My Book Club


So if we’re friends on Instagram, you know that I’ve been doing a fair amount of reading in recent months (and if we’re not friends on Instagram, then I have nothing to say to you). Some of these books I’ve absolutely loved, and others I could take or leave. But hey, they can’t all be winners. So I’m here to save you the trouble of forming your own opinions and doing the dirty work of actually reading a book. Below I give you summaries of my latest reads in three sentences or less (listed in no particular order). You’re welcome.

  • Girls on Fire Robin Wasserman : This is the story of a toxic friendship. It reads like a very disturbing coming-of-age novel. Honestly it just made me really uncomfortable.
  • Lily and the Octopus Steven Rowley : This might be my favorite book to date, and not because it’s about a dachshund. But it is the love story of a man and his dachshund trying to cope with life. Prepare to cry for the next week.
  • Sweet Bitter Stephanie Danler : If you’ve ever worked in a restaurant, this is the shockingly accurate story of your life.
  • Wild Mama Carrie Visintainer : The true story of a woman finding the balance between being a mother and following her inner adventurer. Don’t let the mom aspect of the book scare you away – this is not just a book for mothers, or even parents. This book gave me a lot of insight on being my truest self.
  • Smoke Meli Cady : The “true” story of a drug smuggler. Though, I’m skeptical about how honest this actually is; I can’t really bring myself to believe anyone is that naive. This book left me more frustrated than anything else.
  • The Girl with the Lower Back Tattoo Amy Schumer : Amy recounts a lot of different times in her life, and it’s not all laughs. She tackles some really heavy topics. It’s not the light hearted easy read I was expecting, and I’m really thankful for that.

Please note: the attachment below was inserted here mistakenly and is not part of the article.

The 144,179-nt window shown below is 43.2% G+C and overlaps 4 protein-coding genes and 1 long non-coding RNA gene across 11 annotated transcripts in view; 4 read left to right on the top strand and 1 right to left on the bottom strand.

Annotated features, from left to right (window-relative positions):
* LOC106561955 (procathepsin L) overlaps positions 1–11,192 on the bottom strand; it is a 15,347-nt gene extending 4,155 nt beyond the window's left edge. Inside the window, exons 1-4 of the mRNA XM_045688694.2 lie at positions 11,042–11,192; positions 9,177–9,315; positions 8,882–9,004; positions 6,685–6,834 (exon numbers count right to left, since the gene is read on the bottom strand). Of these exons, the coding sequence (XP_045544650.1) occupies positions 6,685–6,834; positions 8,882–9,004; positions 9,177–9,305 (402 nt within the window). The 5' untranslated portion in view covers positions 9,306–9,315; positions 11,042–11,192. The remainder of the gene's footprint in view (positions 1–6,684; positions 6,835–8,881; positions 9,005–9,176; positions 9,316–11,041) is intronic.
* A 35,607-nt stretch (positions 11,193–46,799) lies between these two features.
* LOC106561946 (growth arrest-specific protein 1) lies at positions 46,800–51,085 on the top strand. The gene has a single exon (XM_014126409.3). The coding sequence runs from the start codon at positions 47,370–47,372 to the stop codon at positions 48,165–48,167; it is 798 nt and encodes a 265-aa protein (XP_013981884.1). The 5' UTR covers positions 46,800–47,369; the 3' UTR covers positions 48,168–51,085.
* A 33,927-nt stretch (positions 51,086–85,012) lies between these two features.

•  The Girls Emma Cline : Like Girls on Fire, this reads a lot like a coming-of-age novel. However, it offers a look inside the mind of a teenage girl that is far less shallow and superficial than any coming-of-age / young adult novel I’ve ever read. There’s also a Manson family-esque storyline going , which I enjoyed.
  • The Bell Jar Sylvia Plath : A classic story of depression. No further explanation needed.
  • This is Where I leave You Jonathan Tropper : You may have seen the film adaptation staring Tina Fey and Jane Fonda (I haven’t, but not because I’m a snob about film adaptations. My boyfriend hates going to the movies and it’s not on Netflix). Anywho, it’s a pretty accurate look at dysfunctional family dynamics, and also finding humor in tragedy.
  • Just Kids Patti Smith : A really sweet and loving retelling of a boy and girl who find themselves in one another.
  • Problems Jade Sharma : A pretty dark look at heroine addiction. It drew some parallels to my own life and helped me realize some things about myself (I don’t do, nor have I ever done heroine). Not the feel good book of the summer, but certainly worth checking out.
  • Eight Hundred Grapes Laura Dave : Another story of dysfunctional family dynamics, but more so a story about the power of love in its many shapes and sizes. And also new beginnings.
  • Rich and Pretty Rumaan Alam : This is not an especially complex book. It’s a story of two friends throughout the years, who remain friends despite their dwindling commonalities. I think it’s a very true look at childhood friendships that remain throughout adulthood.
  • The Woman in Cabin 10 Ruth Ware : I so wanted this book to be like Gone Girl or The Woman on the Train, and it really tries to be. But while the those two are totally over the top, they still maintain a sense of reality. The Woman in Cabin 10 takes it just a little too far over the line of unbelievable.
  • The Luckiest Girl Alive Jessica Knoll : I liked this book because once you get to the end, you realize it’s not at all what you though it was about. It’s the story of a woman recalling her adolescence, toggling between past and present, and revealing a really dark past.

If you made it all the way through the list without losing interest, I’m seriously impressed. If you’ve read any of these books and have any thoughts I’d love to hear them. I don’t have any delusions that I hold authority over arts and culture, so let’s talk it out!

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